I find the widely repeated statement that Ronald Reagan would be labeled a liberal by today's Tea Party to be quite disconnected with Reagan's philosophy. Today's Tea Party wants the country to get back to the vision Reagan espoused, conservatism. Reagan sought consensus to get things done, he didn't demonize, divide or demagogue his political opposition. He sought to return this country to prosperity and for everyone who could share the burden. He returned this country to its rightful place of leadership in the world, he didn't apologize for having been a beacon for the world and making a difference. No, Reagan would not be labeled a liberal by today's conservatives since we have such a distinct example of liberal thought as described in the article. When you compare Reagan and today's liberals, the difference would be quite apparent.

  • A Scientist Provo, UT
    Oct. 30, 2012 11:31 p.m.

    There is still no conclusive evidence that professors in higher education are actually more or less liberal (socially? Fiscally?) than any other profession.

    But even if they are, there is no evidence that such liberalism translates into increased liberalism among students. Has anybody actually looked at that question? Are students assumed to be mindless sponges who lap up whatever political opinions their professors may (or may not) hold? Do Conservative conspiracy theorists really think so little of adult students?

    And how, exactly, do students know whether or not any given professors are liberal or conservative? Similarly, how do search committees and hiring administrators know if applicants are liberal or conservative? Laws prevent asking such things directly. So, even if someone asks a hypothetical question: "given equally qualified candidates for an academic post, they would hire a liberal over a conservative" -- that has no correlate in practical reality. Search committees undoubtedly strive to hire the person best qualified for the job. If that is more often a liberal (however that would be guessed at), then all the worse for the credentials of Conservatives. Step up, Conservatives, and quit whining and crying "sour grapes" in Higher Education!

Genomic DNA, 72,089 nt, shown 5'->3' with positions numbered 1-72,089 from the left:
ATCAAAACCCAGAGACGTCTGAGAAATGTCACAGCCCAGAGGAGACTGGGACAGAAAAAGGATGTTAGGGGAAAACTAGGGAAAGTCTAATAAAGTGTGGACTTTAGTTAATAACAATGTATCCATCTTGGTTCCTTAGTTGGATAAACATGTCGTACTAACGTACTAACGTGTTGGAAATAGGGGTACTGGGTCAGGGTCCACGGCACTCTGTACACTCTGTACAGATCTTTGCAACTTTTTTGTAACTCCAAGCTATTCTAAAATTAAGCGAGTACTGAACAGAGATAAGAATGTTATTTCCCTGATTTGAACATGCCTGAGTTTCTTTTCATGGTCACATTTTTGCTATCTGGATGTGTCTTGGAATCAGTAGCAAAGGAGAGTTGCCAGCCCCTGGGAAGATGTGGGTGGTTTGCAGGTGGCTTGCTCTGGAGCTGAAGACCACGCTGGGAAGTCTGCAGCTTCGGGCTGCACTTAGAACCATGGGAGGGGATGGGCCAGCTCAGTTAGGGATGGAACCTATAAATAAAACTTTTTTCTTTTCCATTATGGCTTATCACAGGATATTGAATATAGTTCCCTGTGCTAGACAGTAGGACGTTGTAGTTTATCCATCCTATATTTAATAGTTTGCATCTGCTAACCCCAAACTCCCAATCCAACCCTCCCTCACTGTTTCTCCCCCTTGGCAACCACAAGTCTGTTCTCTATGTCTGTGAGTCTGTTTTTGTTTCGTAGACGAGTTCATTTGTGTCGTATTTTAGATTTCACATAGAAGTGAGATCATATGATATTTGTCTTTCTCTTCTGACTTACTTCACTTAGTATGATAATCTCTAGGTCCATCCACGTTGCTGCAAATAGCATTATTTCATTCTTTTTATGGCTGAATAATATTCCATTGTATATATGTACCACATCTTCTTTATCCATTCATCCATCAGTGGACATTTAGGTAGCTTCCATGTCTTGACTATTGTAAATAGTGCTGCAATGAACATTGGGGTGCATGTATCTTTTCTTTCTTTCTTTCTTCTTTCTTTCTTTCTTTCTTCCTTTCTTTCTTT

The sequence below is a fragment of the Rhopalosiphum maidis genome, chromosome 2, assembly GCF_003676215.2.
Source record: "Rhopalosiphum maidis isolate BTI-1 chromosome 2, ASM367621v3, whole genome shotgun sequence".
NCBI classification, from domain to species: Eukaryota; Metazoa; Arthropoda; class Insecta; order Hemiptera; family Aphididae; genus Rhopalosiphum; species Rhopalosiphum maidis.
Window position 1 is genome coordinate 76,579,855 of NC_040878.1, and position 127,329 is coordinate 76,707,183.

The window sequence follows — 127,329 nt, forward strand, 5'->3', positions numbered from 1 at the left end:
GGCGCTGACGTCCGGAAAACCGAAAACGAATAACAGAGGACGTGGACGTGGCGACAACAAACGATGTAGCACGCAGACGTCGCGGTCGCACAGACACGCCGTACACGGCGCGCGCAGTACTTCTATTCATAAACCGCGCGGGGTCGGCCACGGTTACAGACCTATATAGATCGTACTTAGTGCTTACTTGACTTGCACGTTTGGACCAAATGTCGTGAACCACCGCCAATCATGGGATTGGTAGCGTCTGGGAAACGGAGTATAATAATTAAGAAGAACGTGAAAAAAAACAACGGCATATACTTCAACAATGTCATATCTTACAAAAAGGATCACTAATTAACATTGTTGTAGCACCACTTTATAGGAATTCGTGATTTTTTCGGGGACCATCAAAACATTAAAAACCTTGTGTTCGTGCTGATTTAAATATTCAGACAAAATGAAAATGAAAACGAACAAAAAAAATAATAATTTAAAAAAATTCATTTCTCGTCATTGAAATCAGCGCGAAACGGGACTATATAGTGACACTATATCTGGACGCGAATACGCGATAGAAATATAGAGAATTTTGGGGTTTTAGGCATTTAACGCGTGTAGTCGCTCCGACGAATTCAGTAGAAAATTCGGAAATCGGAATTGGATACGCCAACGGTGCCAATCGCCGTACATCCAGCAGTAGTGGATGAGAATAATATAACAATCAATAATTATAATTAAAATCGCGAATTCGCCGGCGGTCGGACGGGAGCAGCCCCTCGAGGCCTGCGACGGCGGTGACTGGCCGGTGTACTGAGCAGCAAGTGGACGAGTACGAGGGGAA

• procuradorfiscal Tooele, UT
    Nov. 1, 2012 5:03 a.m.

    Re: "Search committees undoubtedly strive to hire the person best qualified for the job. If that is more often a liberal . . . . [c]onservatives . . . quit whining . . . ."

    Ah, yes. The trite and hackneyed "inevitable superiority of liberalism" syllogism.

    It panders so neatly to innate academic insecurities that it has become Big Education's sacramental mantra, trotted out and desperately chanted to drown out any invitation to actually think for one's self.

    So sad.

  • A Scientist Provo, UT
    Nov. 2, 2012 9:35 a.m.

    "Ah, yes. The trite and hackneyed "inevitable superiority of liberalism" syllogism."

    Thou hast said.

    But I didn't.

    Clearly, some people don't have the faintest idea what a syllogism even is!

  • Counter Intelligence Salt Lake City, UT
    Nov. 2, 2012 10:14 a.m.

    @Twin Lights

    "But the strident tones of the party recently has turned folks off"
    That is the irony.

    What I deem "crazy" is:
    Feminists who demand choice, but insist Catholics have none
    Feminists who are selectively offended by the word "slut", but tolerate far worse abuse when it is convenient
    Activists who race-bait to maintain victim status
    Activists who advocate racial preferencing
    Those who compare gay marriage to interracial marriage - because they can't tell the difference between skin color and genitals
    I think Birtherism is silly, but it was started by Clinton and fueled by Obama's multiple claims, so blaming right-wingers is disingenuous
    Science consists of questioning, therefore those who question global warming lies and hysteria are NOT the ones declaring "war on science"

    My experience is apparently the exact opposite of yours
    I used to vote more democratic, but left-wing extremism pushed me into the arms of Republicans

    @Tolstoy
    I could respond to your questions

    But in the end; you think European social democracies are "moderate", I think they are broken and dysfunctional and I don't know why I should care what a person who thinks broken socialism is "moderate", thinks about me